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Showing posts from January, 2012

Stop delaying justice

The MOJ has brought out a new initiative called Stop Delaying Justice... okay so it's technically an initiative of the judiciary in the magistrates court but its an MOJ thing really.

The idea is that rather than allow defendants to take full advice on a case and their representatives to properly scrutinise the evidence, pleas should be taken on the first hearing and the case disposed of at the second hearing.  That means you enter a plea at first appearance then trial is second appearance no exception.

That's all well and good, but the truth is that if you speak to the duty solicitor at Thames Mags he might well have 15 other clients to deal with.  How much scrutiny do you think he's given you case?  Not much is the answer.  We can all say "well Mr X should know if he committed the crime or not".  But that's often not the case.  And, even if it is this country operates an adversarial legal system meaning that the prosecution must prove the defendant's gui…

Legal aid myths

I have come across this document from the Justice for All campaign that highlights a few myths about legal aid.

It's interesting and worth a read.

Incidentally, the salary figure for a solicitor is probably accurate in London, where salaries are between about £23-26,000 p.a.  Outside of London I've seen job adverts for newly qualified solicitors starting as low as £19K p.a.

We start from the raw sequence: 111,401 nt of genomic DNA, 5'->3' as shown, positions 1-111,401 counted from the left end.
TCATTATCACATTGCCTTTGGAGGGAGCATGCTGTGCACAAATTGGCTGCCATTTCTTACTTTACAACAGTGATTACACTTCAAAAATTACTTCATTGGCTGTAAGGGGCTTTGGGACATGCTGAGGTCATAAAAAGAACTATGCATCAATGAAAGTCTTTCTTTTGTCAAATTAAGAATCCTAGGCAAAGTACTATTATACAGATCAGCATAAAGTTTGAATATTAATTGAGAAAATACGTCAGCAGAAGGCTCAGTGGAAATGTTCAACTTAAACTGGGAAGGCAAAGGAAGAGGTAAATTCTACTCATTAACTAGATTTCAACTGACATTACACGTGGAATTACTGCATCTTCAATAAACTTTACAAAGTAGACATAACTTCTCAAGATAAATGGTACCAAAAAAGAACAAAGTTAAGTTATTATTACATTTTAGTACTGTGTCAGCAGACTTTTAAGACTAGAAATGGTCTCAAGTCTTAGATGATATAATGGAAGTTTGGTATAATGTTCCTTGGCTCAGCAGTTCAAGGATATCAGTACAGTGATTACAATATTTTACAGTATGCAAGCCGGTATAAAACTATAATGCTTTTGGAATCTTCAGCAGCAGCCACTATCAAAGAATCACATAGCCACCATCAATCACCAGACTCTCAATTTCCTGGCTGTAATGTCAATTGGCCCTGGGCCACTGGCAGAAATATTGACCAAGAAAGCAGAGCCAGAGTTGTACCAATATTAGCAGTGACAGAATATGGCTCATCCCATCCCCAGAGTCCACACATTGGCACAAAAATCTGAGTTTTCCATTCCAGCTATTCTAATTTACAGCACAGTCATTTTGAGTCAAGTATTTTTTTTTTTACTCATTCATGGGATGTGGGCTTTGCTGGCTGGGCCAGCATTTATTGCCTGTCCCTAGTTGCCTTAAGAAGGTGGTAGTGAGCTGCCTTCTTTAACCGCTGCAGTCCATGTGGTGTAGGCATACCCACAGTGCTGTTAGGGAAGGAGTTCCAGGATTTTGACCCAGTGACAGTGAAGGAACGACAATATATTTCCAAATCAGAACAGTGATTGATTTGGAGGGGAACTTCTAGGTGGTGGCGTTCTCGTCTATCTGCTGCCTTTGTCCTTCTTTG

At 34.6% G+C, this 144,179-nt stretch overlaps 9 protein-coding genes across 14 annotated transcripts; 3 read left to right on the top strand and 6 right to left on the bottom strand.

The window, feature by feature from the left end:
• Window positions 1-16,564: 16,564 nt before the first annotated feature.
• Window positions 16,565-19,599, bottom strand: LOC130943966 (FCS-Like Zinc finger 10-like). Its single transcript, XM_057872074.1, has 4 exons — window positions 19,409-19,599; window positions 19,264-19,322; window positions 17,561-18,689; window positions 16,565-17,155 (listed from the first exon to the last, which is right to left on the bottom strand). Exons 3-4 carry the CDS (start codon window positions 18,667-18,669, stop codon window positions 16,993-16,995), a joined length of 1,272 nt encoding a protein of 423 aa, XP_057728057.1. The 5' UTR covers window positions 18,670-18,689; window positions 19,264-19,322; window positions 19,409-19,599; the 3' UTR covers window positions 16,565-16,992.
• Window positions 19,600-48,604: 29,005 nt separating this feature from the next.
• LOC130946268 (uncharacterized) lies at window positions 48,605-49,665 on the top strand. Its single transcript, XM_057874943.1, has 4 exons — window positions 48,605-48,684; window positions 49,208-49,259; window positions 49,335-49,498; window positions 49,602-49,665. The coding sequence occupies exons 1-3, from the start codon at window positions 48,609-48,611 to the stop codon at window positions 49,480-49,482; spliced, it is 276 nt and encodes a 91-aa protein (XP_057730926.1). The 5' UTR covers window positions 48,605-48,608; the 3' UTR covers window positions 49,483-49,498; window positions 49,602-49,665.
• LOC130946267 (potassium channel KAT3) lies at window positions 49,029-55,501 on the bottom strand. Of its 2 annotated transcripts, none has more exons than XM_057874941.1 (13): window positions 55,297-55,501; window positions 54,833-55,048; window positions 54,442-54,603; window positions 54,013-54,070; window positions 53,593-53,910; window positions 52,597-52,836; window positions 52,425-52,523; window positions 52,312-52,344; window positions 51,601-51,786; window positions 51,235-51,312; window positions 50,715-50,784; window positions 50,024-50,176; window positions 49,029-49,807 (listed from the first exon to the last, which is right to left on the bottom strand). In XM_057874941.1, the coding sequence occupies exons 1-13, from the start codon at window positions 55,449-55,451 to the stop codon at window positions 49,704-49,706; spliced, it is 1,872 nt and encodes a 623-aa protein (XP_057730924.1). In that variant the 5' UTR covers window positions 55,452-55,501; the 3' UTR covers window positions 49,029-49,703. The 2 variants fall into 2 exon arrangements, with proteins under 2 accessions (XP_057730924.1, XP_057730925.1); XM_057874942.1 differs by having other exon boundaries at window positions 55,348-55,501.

Justice does NOT move quickly

At the start of the year, I dealt with a client who was accused of an affray.  The case was considered too serious for the magistrates so the bench directed that it be committed for trial at the Crown Court.  The defendant was remanded in custody for his own protection (he was considered to be at high risk of self-harm).

For reasons known only to the CPS, they took the view that as the allegation was so serious they would reduce the charge to common assault thus reducing the maximum possible sentence and meaning that the case could now only be heard in the magistrates' court.  A trial date was set for the end of February.

Yesterday the case came before the court.  By now the client had been assessed by two psychiatrists and deemed to have no mental health problems.  Having calmed down a lot in three weeks since I last saw him he no longer appeared to be at risk of self-harm and was hoping to be released to await trial.

The judge spoke to the list office and we were offered a trial…

This is why granting legal aid saves money

Yesterday I represented a man accused of criminal damage.  I collected the papers from the prosecutor but when I went through them I thought I must have been missing something.  He was accused of causing just £40 worth of damage to a piece of plastic on a car, he had no previous convictions and had spent 10-days in prison thus far.

Given that on conviction he was likely to receive a fine in the region of £100 plus costs and £40 compensation for the repair I was pretty surprised that he had been remanded for so long.

When I spoke to him it emerged that he was technically homeless, which in the minds of many magistrates seems to equate with untrustworthy and thus inclined to skip bail.  It also turned out that he hadn't received any legal advice prior to speaking with me, nor had he seen the papers in his case and was thus mostly unaware of the accusation against him.

Yesterday's hearing was the third listing as the Prison Service failed to produced him for the last hearing and …